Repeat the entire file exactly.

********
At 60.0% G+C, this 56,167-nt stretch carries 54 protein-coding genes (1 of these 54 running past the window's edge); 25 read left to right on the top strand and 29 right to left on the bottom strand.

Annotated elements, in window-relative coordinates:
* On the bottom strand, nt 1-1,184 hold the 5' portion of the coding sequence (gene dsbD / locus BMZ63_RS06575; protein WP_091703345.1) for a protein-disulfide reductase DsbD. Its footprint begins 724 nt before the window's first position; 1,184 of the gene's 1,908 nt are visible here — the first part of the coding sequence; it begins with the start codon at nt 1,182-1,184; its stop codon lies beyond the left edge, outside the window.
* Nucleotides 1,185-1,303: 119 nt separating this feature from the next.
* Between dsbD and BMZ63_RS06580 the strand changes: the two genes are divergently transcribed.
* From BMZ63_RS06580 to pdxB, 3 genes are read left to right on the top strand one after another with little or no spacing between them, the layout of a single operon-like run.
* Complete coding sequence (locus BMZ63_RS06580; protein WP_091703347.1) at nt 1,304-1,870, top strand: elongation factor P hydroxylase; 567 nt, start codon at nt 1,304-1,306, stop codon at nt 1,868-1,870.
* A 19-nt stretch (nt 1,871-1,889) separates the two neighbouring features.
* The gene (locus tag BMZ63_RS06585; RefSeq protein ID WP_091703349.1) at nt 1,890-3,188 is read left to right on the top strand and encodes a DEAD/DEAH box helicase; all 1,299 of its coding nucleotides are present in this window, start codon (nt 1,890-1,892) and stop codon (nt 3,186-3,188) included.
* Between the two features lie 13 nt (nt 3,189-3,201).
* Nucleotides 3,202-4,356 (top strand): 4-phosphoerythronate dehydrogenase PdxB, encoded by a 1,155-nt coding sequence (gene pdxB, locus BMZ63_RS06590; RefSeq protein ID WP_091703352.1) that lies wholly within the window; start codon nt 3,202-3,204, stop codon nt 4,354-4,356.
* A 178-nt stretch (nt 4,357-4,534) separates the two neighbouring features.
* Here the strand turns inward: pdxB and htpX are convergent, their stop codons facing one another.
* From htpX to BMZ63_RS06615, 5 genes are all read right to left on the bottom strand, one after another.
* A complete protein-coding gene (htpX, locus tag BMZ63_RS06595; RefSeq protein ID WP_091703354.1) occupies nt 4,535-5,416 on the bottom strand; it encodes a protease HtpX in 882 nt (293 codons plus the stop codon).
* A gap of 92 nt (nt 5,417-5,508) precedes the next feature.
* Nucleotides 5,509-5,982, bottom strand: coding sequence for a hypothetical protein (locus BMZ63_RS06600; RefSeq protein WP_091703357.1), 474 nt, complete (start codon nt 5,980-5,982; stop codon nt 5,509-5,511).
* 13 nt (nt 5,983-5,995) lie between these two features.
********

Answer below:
At 60.0% G+C, this 56,167-nt stretch carries 54 protein-coding genes (1 of these 54 running past the window's edge); 25 read left to right on the top strand and 29 right to left on the bottom strand.

Annotated elements, in window-relative coordinates:
* On the bottom strand, nt 1-1,184 hold the 5' portion of the coding sequence (gene dsbD / locus BMZ63_RS06575; protein WP_091703345.1) for a protein-disulfide reductase DsbD. Its footprint begins 724 nt before the window's first position; 1,184 of the gene's 1,908 nt are visible here — the first part of the coding sequence; it begins with the start codon at nt 1,182-1,184; its stop codon lies beyond the left edge, outside the window.
* Nucleotides 1,185-1,303: 119 nt separating this feature from the next.
* Between dsbD and BMZ63_RS06580 the strand changes: the two genes are divergently transcribed.
* From BMZ63_RS06580 to pdxB, 3 genes are read left to right on the top strand one after another with little or no spacing between them, the layout of a single operon-like run.
* Complete coding sequence (locus BMZ63_RS06580; protein WP_091703347.1) at nt 1,304-1,870, top strand: elongation factor P hydroxylase; 567 nt, start codon at nt 1,304-1,306, stop codon at nt 1,868-1,870.
* A 19-nt stretch (nt 1,871-1,889) separates the two neighbouring features.
* The gene (locus tag BMZ63_RS06585; RefSeq protein ID WP_091703349.1) at nt 1,890-3,188 is read left to right on the top strand and encodes a DEAD/DEAH box helicase; all 1,299 of its coding nucleotides are present in this window, start codon (nt 1,890-1,892) and stop codon (nt 3,186-3,188) included.
* Between the two features lie 13 nt (nt 3,189-3,201).
* Nucleotides 3,202-4,356 (top strand): 4-phosphoerythronate dehydrogenase PdxB, encoded by a 1,155-nt coding sequence (gene pdxB, locus BMZ63_RS06590; RefSeq protein ID WP_091703352.1) that lies wholly within the window; start codon nt 3,202-3,204, stop codon nt 4,354-4,356.
* A 178-nt stretch (nt 4,357-4,534) separates the two neighbouring features.
* Here the strand turns inward: pdxB and htpX are convergent, their stop codons facing one another.
* From htpX to BMZ63_RS06615, 5 genes are all read right to left on the bottom strand, one after another.
* A complete protein-coding gene (htpX, locus tag BMZ63_RS06595; RefSeq protein ID WP_091703354.1) occupies nt 4,535-5,416 on the bottom strand; it encodes a protease HtpX in 882 nt (293 codons plus the stop codon).
* A gap of 92 nt (nt 5,417-5,508) precedes the next feature.
* Nucleotides 5,509-5,982, bottom strand: coding sequence for a hypothetical protein (locus BMZ63_RS06600; RefSeq protein WP_091703357.1), 474 nt, complete (start codon nt 5,980-5,982; stop codon nt 5,509-5,511).
* 13 nt (nt 5,983-5,995) lie between these two features.